What is a short sale? I have clients ask me this all the time since we do come across them in our Arizona retirement communities from time to time. The following is a definition of short sales that I borrowed from Wikipedia.
"A short sale is a sale of real estate in which the proceeds from the sale fall short of the balance owed on a loan secured by the property sold.
In a short sale, the bank or mortgage lender agrees to discount a loan balance due to an economic or financial hardship on the part of the mortgagor. This negotiation is all done through communication with a bank's loss mitigation or workout department. The home owner/debtor sells the mortgaged property for less than the outstanding balance of the loan, and turns over the proceeds of the sale to the lender, sometimes (but not always) in full satisfaction of the debt. In such instances, the lender would have the right to approve or disapprove of a proposed sale. Extenuating circumstances influence whether or not banks will discount a loan balance. These circumstances are usually related to the current real estate market and the borrower's financial situation.
A short sale typically is executed to prevent a home foreclosure, but the decision to proceed with a short sale is predicated on the most economic way for the bank to recover the amount owed on the property..."
While it makes sense it might be beneficial for a lender to approve a short sale instead of allowing a home to go into foreclosure, the path to getting a short sale transaction closed can be extremely frustrating for all concerned. What buyers need to understand with these transactions is that it may take many months before they find out whether or not their offer was accepted. AND, once an answer is finally given, their offer may not be the one the bank has chosen to move forward with.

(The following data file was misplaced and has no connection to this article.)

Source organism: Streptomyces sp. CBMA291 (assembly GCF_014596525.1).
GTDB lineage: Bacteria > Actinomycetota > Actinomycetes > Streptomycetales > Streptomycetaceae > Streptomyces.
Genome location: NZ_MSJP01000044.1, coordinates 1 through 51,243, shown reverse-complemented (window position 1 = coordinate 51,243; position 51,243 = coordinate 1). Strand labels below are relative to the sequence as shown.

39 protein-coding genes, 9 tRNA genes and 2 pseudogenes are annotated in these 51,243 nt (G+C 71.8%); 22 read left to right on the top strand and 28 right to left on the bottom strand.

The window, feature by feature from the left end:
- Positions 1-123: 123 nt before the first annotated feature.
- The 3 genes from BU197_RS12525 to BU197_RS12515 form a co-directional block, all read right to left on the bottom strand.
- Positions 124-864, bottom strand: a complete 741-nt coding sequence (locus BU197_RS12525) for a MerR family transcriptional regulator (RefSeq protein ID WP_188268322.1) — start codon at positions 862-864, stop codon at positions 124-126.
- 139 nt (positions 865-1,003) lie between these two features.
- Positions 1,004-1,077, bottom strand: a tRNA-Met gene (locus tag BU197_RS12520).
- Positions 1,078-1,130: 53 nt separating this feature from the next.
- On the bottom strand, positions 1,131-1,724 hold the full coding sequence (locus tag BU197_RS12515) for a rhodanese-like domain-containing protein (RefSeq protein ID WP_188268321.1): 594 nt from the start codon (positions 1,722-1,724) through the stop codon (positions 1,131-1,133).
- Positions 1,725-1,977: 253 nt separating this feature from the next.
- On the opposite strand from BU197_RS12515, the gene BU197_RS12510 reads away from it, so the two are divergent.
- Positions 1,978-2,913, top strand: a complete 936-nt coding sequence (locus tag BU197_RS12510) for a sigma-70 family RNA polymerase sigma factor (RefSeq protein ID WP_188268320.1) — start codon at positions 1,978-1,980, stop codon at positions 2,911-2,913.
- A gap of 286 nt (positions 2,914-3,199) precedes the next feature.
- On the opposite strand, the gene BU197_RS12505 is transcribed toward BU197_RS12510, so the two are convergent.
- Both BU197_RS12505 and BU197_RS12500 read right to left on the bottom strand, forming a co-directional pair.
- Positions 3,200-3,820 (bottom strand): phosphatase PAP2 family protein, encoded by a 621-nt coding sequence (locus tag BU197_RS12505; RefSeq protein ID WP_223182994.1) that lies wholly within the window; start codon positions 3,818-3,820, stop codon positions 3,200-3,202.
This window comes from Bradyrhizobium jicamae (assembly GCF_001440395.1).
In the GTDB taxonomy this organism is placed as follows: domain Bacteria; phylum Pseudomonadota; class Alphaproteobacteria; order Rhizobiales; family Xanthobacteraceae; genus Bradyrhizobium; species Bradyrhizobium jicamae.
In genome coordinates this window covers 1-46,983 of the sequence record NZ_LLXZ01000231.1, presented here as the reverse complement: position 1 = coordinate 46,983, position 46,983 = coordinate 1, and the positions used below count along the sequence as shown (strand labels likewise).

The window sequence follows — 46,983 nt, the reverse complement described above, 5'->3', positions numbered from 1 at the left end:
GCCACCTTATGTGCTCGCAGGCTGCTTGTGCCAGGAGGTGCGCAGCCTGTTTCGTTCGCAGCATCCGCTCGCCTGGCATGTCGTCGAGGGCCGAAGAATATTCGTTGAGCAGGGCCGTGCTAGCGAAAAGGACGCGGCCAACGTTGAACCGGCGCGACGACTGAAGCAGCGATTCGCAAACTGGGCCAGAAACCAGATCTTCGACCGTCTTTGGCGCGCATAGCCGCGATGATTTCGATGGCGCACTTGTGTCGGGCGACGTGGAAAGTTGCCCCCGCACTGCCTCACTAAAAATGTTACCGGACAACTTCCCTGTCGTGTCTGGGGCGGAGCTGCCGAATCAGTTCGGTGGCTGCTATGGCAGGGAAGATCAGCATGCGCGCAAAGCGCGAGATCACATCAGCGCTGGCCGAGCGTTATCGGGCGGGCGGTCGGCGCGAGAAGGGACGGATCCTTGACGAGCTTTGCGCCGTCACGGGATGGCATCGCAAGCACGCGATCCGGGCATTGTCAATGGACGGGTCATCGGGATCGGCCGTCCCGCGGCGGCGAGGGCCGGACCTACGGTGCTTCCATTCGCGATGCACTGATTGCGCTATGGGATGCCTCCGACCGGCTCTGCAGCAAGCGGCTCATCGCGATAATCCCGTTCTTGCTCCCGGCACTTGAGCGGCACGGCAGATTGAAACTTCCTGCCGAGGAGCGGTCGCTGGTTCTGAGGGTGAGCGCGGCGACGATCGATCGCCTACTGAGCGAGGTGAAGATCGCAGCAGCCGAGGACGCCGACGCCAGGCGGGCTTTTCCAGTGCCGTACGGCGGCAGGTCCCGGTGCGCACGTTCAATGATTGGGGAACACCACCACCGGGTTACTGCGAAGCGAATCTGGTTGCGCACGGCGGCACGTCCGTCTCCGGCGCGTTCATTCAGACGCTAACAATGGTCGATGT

I have a short sale listing. I have brought 6 seperate contracts to the lender(s) for consideration. In December of 2008 we thought we were going to be able to finalize the sale for an amount over list price. It was a great deal for the banks. But because there was a 1st AND 2nd mortgage on the property, the deal fell apart over $2500. The two banks couldn't come to an agreement between them. The current offer now being considered is now about $50k less than that first deal. Not only are the banks getting considerably less than they could have gotten, the house has now been vacant for 9 months and is looking VERY sad.
Does all this mean a buyer should stay away from short sales? Not necessarily. But they need to be prepared to sit it out for the long-haul and know that even after exhibiting great patience, they may still end up with nothing for their efforts.
For those who might be interested, I have set up search catagories for short sale properties in the following AZ retirement communities. I hope to have searches set up for Sun City West, Arizona Traditions and others soon.